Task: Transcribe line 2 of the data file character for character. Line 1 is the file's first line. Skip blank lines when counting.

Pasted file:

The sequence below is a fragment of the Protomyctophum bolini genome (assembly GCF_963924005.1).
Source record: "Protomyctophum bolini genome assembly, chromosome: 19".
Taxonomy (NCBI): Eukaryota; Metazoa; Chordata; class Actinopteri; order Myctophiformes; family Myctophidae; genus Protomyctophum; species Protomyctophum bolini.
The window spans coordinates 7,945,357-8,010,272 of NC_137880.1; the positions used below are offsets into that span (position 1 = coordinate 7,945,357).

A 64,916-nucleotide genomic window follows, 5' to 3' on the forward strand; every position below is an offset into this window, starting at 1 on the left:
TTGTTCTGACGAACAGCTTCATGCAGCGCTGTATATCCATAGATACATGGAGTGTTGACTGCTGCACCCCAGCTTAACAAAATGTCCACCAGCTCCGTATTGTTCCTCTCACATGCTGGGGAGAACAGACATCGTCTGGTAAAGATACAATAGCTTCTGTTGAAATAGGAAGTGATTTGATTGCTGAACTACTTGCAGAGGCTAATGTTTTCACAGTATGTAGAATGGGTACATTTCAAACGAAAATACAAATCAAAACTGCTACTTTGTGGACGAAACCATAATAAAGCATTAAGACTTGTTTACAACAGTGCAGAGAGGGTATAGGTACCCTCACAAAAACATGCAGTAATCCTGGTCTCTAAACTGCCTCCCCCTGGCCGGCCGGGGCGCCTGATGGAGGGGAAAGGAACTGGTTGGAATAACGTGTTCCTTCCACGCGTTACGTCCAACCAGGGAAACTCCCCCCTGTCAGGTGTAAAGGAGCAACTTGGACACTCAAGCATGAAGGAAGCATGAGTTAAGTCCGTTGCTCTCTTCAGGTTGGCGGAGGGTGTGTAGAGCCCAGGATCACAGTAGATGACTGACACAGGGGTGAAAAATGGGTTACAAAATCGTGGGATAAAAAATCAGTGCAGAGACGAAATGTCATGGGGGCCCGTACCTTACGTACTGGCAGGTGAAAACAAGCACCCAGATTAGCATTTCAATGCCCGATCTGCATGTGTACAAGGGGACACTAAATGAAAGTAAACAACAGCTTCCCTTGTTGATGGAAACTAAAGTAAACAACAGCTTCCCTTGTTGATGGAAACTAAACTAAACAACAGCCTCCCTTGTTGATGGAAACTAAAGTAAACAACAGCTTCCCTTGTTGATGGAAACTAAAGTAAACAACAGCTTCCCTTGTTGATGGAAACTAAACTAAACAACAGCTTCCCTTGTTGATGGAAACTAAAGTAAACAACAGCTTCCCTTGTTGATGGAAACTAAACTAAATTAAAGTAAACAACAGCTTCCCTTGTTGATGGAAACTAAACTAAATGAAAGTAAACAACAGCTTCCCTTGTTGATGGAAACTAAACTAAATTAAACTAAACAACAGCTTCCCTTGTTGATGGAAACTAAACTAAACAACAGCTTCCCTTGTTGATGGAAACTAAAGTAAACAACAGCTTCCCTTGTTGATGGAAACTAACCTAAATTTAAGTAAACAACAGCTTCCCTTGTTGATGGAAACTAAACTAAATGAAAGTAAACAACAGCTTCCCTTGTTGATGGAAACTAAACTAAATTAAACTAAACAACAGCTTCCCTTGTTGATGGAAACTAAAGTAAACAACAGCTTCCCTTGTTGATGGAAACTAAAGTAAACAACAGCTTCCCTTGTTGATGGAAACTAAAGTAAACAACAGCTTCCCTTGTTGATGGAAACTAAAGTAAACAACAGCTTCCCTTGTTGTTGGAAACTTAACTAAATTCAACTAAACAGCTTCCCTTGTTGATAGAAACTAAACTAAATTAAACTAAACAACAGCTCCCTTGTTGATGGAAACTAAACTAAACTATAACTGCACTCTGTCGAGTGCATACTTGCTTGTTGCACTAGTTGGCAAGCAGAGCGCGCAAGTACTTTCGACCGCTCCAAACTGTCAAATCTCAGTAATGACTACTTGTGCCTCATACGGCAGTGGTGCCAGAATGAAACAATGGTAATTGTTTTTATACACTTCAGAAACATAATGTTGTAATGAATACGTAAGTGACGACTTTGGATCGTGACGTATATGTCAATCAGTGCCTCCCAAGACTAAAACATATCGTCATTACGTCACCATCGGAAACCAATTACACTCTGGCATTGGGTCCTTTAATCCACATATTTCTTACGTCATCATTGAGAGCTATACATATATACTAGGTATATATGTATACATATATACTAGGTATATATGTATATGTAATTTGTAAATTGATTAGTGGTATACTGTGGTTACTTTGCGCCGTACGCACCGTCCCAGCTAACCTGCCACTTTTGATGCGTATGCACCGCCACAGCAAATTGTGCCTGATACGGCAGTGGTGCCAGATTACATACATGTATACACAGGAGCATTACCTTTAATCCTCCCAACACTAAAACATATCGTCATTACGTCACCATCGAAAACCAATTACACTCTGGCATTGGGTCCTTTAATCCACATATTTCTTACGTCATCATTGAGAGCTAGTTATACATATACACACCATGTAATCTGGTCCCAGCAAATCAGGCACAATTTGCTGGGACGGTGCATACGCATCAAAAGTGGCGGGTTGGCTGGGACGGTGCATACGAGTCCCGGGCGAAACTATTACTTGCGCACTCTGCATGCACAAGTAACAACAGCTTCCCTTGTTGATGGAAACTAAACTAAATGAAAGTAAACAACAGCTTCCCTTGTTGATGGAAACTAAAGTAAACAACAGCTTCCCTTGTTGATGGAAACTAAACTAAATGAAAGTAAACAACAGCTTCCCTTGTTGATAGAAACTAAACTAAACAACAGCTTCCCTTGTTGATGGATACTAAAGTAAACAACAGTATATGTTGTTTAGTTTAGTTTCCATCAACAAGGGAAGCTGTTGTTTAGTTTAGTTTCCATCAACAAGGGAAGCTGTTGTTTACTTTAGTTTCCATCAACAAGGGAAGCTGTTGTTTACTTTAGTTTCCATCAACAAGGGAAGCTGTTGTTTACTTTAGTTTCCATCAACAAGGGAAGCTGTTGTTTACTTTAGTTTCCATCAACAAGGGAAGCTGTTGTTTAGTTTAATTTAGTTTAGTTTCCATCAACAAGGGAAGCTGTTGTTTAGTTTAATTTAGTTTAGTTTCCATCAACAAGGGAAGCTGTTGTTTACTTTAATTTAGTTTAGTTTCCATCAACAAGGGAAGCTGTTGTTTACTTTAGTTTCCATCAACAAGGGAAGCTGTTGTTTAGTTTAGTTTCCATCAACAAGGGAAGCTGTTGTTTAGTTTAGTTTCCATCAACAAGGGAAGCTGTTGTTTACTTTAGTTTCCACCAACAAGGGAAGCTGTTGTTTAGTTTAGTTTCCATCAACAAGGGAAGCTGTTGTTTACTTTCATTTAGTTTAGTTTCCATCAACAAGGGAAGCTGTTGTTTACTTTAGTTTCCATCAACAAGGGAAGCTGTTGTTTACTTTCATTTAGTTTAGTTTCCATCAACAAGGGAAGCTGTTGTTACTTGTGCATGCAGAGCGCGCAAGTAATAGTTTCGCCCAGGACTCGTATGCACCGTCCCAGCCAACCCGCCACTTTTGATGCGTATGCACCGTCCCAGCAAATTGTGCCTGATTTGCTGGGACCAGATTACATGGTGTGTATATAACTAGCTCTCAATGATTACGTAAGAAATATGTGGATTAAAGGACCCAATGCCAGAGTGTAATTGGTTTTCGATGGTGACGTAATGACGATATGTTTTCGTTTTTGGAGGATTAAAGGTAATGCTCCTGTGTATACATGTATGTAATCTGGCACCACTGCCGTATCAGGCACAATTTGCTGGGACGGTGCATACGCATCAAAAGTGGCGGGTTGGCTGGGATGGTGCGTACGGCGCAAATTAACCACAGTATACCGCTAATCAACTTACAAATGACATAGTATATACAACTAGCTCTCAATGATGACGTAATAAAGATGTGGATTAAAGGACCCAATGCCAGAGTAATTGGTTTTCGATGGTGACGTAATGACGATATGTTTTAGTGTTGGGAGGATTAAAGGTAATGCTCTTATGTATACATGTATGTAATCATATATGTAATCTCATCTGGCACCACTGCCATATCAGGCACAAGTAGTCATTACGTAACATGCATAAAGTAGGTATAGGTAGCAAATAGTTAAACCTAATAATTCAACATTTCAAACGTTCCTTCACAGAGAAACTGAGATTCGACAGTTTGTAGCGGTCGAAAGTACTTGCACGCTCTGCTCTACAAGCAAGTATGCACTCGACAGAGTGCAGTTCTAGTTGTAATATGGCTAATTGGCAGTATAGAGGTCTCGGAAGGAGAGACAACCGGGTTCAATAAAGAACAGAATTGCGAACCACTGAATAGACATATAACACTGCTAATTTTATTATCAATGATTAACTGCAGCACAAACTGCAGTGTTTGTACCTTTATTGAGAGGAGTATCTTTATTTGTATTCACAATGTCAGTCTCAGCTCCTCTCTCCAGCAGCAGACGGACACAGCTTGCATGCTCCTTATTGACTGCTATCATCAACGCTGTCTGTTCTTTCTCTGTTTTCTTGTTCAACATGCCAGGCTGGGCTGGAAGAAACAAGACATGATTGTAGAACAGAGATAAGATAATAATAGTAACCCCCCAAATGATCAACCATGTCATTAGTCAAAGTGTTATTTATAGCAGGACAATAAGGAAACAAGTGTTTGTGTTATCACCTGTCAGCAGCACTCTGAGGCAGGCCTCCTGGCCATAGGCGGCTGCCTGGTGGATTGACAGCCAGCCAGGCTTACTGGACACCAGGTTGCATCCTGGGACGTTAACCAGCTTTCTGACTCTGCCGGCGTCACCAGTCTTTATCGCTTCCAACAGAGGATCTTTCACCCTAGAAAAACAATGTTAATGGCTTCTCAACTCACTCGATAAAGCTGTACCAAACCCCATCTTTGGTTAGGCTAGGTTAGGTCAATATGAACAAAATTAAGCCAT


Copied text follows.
Source record: "Protomyctophum bolini genome assembly, chromosome: 19".